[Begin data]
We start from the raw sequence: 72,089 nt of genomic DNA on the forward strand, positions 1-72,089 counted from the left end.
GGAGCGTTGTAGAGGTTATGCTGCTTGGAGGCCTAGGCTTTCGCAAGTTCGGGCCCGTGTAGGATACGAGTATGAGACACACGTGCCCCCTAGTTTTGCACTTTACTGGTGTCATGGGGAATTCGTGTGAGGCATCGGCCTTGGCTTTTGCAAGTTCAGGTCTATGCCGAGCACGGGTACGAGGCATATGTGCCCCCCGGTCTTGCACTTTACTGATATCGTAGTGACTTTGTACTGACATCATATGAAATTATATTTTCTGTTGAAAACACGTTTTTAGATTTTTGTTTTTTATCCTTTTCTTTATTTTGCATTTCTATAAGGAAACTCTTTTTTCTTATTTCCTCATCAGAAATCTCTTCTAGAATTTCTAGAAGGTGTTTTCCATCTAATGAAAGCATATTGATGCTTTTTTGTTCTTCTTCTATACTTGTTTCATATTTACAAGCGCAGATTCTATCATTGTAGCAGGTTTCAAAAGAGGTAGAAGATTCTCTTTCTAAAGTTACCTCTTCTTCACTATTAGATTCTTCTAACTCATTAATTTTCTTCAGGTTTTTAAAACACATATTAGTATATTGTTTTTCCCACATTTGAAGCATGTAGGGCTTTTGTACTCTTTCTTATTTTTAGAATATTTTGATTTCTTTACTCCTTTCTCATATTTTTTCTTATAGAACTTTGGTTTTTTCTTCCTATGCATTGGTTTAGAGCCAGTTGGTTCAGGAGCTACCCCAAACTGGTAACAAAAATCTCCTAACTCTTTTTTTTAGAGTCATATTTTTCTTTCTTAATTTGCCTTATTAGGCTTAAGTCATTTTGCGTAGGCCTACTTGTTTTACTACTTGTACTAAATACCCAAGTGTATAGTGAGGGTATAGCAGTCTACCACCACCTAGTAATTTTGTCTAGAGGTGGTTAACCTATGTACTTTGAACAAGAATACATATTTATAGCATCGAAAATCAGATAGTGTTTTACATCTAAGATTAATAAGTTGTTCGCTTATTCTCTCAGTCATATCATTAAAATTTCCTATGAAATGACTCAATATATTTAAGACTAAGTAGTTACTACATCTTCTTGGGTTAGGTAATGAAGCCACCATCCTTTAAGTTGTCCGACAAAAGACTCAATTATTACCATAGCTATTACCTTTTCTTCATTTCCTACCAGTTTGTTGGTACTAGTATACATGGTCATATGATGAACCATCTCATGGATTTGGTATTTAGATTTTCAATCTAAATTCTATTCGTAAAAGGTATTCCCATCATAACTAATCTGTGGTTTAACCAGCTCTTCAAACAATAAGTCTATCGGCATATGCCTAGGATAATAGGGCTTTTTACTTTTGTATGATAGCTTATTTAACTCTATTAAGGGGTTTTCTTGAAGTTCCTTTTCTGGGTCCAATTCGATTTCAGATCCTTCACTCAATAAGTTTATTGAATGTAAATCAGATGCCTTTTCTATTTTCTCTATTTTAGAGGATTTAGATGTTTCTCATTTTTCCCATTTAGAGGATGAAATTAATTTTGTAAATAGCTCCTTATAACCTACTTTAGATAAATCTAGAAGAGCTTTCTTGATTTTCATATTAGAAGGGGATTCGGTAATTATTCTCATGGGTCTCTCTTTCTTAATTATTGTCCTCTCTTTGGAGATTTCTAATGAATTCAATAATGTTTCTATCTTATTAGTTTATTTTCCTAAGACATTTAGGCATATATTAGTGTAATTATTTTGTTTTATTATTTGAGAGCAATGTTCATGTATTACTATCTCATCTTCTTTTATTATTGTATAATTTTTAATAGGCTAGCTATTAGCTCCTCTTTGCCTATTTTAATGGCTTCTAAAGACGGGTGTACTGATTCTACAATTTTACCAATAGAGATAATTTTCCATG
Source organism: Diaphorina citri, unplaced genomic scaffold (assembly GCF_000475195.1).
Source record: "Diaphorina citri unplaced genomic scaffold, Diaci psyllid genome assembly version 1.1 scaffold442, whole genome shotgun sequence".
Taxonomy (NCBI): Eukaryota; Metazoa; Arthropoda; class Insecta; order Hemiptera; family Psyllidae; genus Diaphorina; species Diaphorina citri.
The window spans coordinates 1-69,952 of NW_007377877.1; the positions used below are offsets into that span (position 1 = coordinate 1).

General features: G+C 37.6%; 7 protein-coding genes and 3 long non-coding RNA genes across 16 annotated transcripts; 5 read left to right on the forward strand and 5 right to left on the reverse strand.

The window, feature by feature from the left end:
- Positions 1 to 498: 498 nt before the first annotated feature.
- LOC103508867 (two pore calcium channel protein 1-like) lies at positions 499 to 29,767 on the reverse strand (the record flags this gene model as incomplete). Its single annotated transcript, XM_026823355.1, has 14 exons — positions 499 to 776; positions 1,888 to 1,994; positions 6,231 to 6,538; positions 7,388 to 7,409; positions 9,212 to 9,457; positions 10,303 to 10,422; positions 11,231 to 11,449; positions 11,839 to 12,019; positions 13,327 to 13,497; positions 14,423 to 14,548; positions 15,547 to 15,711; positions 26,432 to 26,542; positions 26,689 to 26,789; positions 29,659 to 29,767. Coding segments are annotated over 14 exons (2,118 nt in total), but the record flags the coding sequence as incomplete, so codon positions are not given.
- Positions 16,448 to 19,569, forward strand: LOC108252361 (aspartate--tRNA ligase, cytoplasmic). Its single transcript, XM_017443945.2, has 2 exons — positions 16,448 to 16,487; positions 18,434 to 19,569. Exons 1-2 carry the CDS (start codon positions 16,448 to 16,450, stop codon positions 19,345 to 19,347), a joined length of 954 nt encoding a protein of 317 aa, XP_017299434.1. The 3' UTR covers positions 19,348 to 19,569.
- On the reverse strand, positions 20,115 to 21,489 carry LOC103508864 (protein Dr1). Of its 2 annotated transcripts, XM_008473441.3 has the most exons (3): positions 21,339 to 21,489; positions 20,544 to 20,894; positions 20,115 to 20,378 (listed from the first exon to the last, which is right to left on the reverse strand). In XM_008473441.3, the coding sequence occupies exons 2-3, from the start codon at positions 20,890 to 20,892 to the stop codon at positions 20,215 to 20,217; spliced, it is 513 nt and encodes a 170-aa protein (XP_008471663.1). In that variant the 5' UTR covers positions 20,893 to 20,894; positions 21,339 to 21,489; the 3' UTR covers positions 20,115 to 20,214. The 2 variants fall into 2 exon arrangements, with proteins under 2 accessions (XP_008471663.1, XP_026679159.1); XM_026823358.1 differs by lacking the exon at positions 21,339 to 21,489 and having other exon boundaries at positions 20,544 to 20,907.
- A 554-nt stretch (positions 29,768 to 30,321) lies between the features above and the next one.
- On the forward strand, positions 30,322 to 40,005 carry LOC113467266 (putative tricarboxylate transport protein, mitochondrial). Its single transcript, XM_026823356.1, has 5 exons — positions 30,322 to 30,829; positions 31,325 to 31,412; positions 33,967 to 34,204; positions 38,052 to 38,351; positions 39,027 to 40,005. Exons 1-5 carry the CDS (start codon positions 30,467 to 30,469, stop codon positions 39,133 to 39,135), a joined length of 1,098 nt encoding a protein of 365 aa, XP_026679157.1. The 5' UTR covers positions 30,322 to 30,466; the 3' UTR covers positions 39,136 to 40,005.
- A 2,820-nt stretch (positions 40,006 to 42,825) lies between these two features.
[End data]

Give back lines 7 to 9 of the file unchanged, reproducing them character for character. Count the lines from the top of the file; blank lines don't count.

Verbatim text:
General features: G+C 37.6%; 7 protein-coding genes and 3 long non-coding RNA genes across 16 annotated transcripts; 5 read left to right on the forward strand and 5 right to left on the reverse strand.

The window, feature by feature from the left end:
- Positions 1 to 498: 498 nt before the first annotated feature.